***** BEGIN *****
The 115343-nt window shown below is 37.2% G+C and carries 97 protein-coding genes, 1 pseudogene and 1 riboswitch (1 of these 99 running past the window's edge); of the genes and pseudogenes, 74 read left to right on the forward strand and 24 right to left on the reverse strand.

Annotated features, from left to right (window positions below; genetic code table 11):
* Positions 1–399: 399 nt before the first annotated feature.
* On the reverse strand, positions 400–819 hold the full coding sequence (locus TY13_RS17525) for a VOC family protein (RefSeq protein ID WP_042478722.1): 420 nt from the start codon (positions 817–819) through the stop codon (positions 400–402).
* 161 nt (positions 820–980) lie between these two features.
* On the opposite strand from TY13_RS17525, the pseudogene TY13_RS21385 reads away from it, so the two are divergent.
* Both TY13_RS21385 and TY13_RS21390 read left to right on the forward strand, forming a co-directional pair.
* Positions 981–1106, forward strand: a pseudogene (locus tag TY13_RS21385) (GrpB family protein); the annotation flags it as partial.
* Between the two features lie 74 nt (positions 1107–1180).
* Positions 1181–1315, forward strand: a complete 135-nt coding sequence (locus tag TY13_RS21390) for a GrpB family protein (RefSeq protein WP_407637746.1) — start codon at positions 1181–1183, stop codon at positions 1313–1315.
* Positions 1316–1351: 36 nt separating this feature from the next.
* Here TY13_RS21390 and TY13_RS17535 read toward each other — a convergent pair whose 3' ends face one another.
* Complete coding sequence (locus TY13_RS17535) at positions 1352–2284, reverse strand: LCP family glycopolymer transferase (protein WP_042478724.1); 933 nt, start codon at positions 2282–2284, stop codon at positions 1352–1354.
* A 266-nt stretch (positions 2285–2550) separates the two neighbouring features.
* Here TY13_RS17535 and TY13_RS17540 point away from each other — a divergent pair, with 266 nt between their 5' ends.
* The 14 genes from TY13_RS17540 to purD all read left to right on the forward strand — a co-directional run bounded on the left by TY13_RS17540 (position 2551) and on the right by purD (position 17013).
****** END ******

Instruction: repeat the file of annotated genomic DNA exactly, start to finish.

The 115343-nt window shown below is 37.2% G+C and carries 97 protein-coding genes, 1 pseudogene and 1 riboswitch (1 of these 99 running past the window's edge); of the genes and pseudogenes, 74 read left to right on the forward strand and 24 right to left on the reverse strand.

Annotated features, from left to right (window positions below; genetic code table 11):
* Positions 1–399: 399 nt before the first annotated feature.
* On the reverse strand, positions 400–819 hold the full coding sequence (locus TY13_RS17525) for a VOC family protein (RefSeq protein ID WP_042478722.1): 420 nt from the start codon (positions 817–819) through the stop codon (positions 400–402).
* 161 nt (positions 820–980) lie between these two features.
* On the opposite strand from TY13_RS17525, the pseudogene TY13_RS21385 reads away from it, so the two are divergent.
* Both TY13_RS21385 and TY13_RS21390 read left to right on the forward strand, forming a co-directional pair.
* Positions 981–1106, forward strand: a pseudogene (locus tag TY13_RS21385) (GrpB family protein); the annotation flags it as partial.
* Between the two features lie 74 nt (positions 1107–1180).
* Positions 1181–1315, forward strand: a complete 135-nt coding sequence (locus tag TY13_RS21390) for a GrpB family protein (RefSeq protein WP_407637746.1) — start codon at positions 1181–1183, stop codon at positions 1313–1315.
* Positions 1316–1351: 36 nt separating this feature from the next.
* Here TY13_RS21390 and TY13_RS17535 read toward each other — a convergent pair whose 3' ends face one another.
* Complete coding sequence (locus TY13_RS17535) at positions 1352–2284, reverse strand: LCP family glycopolymer transferase (protein WP_042478724.1); 933 nt, start codon at positions 2282–2284, stop codon at positions 1352–1354.
* A 266-nt stretch (positions 2285–2550) separates the two neighbouring features.
* Here TY13_RS17535 and TY13_RS17540 point away from each other — a divergent pair, with 266 nt between their 5' ends.
* The 14 genes from TY13_RS17540 to purD all read left to right on the forward strand — a co-directional run bounded on the left by TY13_RS17540 (position 2551) and on the right by purD (position 17013).